The gain during Benmosche’s tenure compares with the 34 percent decline under Liddy and the approximately 90 percent plunge under Robert Willumstad, who was ousted before he could unveil a plan to restructure AIG. The Standard & Poor’s 500 Index has advanced about 8.4 percent from Aug. 7 through yesterday. Benmosche is the longest-serving CEO since Martin Sullivan, who was forced out in 2008.

“Benmosche’s done an excellent job of stewarding the company,” said Cliff Gallant, a KBW Inc. analyst with an “underperform” rating on AIG shares. “He’s very popular with the employees.”

Miller, 68, is AIG’s sixth chairman since 2005. He was CEO of auto-parts maker Delphi Corp. when it filed for bankruptcy protection in 2005 and is the ex-chief financial officer of Chrysler Corp. Miller joined AIG’s board last year.

‘On the Cusp’

The board improved AIG “from a company being dissolved to one on the cusp of having an implementable strategy to pay back the government and stand on its own,” Golub, former CEO of credit-card lender American Express Co., said in his letter.

AIG owes about $24 billion on a Federal Reserve credit line and more than $49 billion to the Treasury Department. The company turned over a stake of almost 80 percent to the U.S. as part of its 2008 rescue.

The insurer, once the world’s largest, is committed to “repaying taxpayers, meeting all of the company’s obligations to its various stakeholders, and restructuring the company so that it emerges as a smaller, more focused enterprise,” Miller said yesterday in a statement.

The Federal Reserve Bank of New York is “confident” in AIG’s management, the regulator said in a statement. Miller’s experience will “serve both AIG and the taxpayers very well,” Deputy Treasury Secretary Neal Wolin said in a separate statement. Miller was unavailable for comment, AIG said.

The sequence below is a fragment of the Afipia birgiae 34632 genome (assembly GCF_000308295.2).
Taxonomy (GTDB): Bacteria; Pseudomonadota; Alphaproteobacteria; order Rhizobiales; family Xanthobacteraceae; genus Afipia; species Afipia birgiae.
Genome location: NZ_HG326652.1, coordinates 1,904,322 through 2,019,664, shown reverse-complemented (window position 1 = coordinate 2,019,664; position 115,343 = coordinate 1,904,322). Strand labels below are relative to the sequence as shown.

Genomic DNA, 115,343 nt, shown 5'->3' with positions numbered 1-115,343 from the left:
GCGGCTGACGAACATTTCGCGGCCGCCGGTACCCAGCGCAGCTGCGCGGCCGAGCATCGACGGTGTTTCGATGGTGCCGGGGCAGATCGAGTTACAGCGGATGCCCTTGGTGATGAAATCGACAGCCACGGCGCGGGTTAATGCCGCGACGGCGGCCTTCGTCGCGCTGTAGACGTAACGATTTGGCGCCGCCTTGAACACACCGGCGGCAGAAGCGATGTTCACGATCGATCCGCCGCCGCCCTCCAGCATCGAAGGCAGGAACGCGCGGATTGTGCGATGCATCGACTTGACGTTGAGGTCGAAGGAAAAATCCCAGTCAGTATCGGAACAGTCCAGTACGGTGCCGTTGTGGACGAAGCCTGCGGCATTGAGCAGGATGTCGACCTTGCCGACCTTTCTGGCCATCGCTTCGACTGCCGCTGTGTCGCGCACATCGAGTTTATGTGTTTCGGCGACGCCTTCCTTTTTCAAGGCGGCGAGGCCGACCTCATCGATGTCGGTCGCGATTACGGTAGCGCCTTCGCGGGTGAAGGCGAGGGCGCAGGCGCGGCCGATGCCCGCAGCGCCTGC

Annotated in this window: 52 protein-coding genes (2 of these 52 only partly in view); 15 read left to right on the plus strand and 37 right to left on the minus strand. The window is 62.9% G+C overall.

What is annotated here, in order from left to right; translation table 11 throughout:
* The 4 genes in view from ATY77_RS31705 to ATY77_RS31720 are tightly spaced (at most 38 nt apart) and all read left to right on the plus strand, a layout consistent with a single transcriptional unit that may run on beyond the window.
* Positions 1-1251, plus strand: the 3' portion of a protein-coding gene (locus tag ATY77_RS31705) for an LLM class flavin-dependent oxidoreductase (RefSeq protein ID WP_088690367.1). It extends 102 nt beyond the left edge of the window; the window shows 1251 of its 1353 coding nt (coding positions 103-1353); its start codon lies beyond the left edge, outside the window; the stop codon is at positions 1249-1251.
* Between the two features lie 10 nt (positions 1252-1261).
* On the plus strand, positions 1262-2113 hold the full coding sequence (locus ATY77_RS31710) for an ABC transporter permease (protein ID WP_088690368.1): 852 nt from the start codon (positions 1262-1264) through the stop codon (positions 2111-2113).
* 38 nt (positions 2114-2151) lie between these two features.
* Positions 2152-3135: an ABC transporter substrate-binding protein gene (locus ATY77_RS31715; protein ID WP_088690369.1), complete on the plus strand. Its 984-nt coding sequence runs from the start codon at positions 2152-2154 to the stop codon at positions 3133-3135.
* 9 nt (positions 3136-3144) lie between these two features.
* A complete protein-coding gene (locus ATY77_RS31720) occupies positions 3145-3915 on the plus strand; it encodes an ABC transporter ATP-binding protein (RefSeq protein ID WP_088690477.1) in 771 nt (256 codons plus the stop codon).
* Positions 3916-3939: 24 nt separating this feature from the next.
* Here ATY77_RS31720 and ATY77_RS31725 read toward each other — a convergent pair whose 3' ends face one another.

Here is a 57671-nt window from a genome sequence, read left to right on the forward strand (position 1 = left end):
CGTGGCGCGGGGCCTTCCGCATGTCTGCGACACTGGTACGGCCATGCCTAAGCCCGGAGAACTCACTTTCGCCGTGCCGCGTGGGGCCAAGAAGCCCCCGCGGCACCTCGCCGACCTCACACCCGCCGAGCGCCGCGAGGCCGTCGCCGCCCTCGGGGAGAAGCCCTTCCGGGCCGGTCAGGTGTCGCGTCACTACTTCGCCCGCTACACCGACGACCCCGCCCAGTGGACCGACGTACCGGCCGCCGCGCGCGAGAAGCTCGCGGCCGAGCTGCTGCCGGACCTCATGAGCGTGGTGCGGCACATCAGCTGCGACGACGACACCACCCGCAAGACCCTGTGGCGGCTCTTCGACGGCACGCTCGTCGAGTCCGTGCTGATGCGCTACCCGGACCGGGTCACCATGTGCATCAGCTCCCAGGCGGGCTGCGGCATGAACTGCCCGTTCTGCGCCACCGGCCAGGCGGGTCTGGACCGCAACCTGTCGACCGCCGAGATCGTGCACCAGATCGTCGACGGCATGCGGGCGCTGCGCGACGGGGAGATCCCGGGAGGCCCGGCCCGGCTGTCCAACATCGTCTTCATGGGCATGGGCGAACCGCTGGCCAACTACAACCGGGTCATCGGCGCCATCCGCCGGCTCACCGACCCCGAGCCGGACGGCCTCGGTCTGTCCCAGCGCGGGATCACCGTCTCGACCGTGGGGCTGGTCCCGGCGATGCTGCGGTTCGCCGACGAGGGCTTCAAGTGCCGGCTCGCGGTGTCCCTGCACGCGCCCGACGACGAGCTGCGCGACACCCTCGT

Greenberg, Zarb, Willumstad

Maurice “Hank” Greenberg was chairman and CEO before stepping down in 2005 amid regulatory probes. Frank Zarb and then Robert Willumstad became chairman. Willumstad later became CEO too and was forced out of both jobs by the U.S. after AIG agreed to the federal bailout in September 2008. Liddy held both jobs until August 2009.

Benmosche had told employees at an August 2009 meeting that he would focus on operations and asset sales while Golub would work with lawmakers.

Golub and Benmosche shared the belief that federal limits on executive pay were hindering the company’s recovery. Golub wrote to shareholders in a Feb. 26 letter that Obama administration restrictions make “little business sense.”

The board was expanded to 13 members in April when the Treasury picked Donald H. Layton and Ronald A. Rittenmeyer. Treasury was allowed to add directors after AIG skipped dividend payments on the government’s holdings for four quarters.

“The workload required of the board is as high as I’ve ever seen in any company, and is likely to continue for some time,” Golub said in the letter to shareholders.